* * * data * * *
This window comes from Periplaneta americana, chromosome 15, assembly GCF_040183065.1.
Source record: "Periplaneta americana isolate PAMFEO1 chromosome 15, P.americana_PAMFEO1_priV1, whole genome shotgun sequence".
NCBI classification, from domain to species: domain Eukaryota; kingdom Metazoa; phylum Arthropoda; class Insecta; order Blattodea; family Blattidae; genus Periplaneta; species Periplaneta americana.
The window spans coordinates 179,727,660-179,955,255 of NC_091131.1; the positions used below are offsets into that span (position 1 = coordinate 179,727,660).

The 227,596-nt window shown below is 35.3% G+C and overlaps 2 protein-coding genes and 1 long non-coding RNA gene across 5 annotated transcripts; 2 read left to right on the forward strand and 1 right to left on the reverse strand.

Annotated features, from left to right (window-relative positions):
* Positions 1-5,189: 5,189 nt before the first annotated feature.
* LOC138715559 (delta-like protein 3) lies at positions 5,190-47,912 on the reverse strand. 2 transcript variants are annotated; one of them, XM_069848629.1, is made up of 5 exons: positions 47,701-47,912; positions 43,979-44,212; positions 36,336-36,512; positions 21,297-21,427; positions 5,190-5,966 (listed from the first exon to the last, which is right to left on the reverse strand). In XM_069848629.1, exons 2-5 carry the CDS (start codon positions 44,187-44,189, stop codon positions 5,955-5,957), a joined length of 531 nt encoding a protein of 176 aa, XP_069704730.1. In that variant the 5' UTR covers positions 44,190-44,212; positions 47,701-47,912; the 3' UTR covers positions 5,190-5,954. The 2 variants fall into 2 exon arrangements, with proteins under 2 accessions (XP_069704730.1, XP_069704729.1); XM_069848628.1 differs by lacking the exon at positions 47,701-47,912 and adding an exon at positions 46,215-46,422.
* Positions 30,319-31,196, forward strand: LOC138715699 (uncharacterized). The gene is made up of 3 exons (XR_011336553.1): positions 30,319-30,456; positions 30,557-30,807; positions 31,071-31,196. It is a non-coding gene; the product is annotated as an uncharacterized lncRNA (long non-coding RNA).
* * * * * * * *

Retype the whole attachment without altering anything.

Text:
This window comes from Periplaneta americana, chromosome 15, assembly GCF_040183065.1.
Source record: "Periplaneta americana isolate PAMFEO1 chromosome 15, P.americana_PAMFEO1_priV1, whole genome shotgun sequence".
NCBI classification, from domain to species: domain Eukaryota; kingdom Metazoa; phylum Arthropoda; class Insecta; order Blattodea; family Blattidae; genus Periplaneta; species Periplaneta americana.
The window spans coordinates 179,727,660-179,955,255 of NC_091131.1; the positions used below are offsets into that span (position 1 = coordinate 179,727,660).

The 227,596-nt window shown below is 35.3% G+C and overlaps 2 protein-coding genes and 1 long non-coding RNA gene across 5 annotated transcripts; 2 read left to right on the forward strand and 1 right to left on the reverse strand.

Annotated features, from left to right (window-relative positions):
* Positions 1-5,189: 5,189 nt before the first annotated feature.
* LOC138715559 (delta-like protein 3) lies at positions 5,190-47,912 on the reverse strand. 2 transcript variants are annotated; one of them, XM_069848629.1, is made up of 5 exons: positions 47,701-47,912; positions 43,979-44,212; positions 36,336-36,512; positions 21,297-21,427; positions 5,190-5,966 (listed from the first exon to the last, which is right to left on the reverse strand). In XM_069848629.1, exons 2-5 carry the CDS (start codon positions 44,187-44,189, stop codon positions 5,955-5,957), a joined length of 531 nt encoding a protein of 176 aa, XP_069704730.1. In that variant the 5' UTR covers positions 44,190-44,212; positions 47,701-47,912; the 3' UTR covers positions 5,190-5,954. The 2 variants fall into 2 exon arrangements, with proteins under 2 accessions (XP_069704730.1, XP_069704729.1); XM_069848628.1 differs by lacking the exon at positions 47,701-47,912 and adding an exon at positions 46,215-46,422.
* Positions 30,319-31,196, forward strand: LOC138715699 (uncharacterized). The gene is made up of 3 exons (XR_011336553.1): positions 30,319-30,456; positions 30,557-30,807; positions 31,071-31,196. It is a non-coding gene; the product is annotated as an uncharacterized lncRNA (long non-coding RNA).